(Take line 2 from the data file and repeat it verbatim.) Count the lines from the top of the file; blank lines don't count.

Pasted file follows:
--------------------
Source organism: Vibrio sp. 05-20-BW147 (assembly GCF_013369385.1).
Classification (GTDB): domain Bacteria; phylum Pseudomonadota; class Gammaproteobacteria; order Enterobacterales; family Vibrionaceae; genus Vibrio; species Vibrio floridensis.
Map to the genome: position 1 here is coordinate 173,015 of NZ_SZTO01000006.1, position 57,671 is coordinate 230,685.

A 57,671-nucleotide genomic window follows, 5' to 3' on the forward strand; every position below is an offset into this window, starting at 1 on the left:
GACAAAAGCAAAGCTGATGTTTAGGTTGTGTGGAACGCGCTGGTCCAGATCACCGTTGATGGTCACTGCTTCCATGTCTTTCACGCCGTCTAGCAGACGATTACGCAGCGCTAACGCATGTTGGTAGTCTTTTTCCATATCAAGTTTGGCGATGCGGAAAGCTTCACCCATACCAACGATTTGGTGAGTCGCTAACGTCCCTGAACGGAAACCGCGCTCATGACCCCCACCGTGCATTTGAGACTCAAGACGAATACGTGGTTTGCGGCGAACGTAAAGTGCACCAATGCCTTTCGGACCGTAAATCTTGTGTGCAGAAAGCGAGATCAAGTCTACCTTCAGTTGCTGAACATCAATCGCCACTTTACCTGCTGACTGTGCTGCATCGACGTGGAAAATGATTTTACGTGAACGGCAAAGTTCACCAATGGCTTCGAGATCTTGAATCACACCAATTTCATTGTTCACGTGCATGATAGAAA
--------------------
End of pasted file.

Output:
Classification (GTDB): domain Bacteria; phylum Pseudomonadota; class Gammaproteobacteria; order Enterobacterales; family Vibrionaceae; genus Vibrio; species Vibrio floridensis.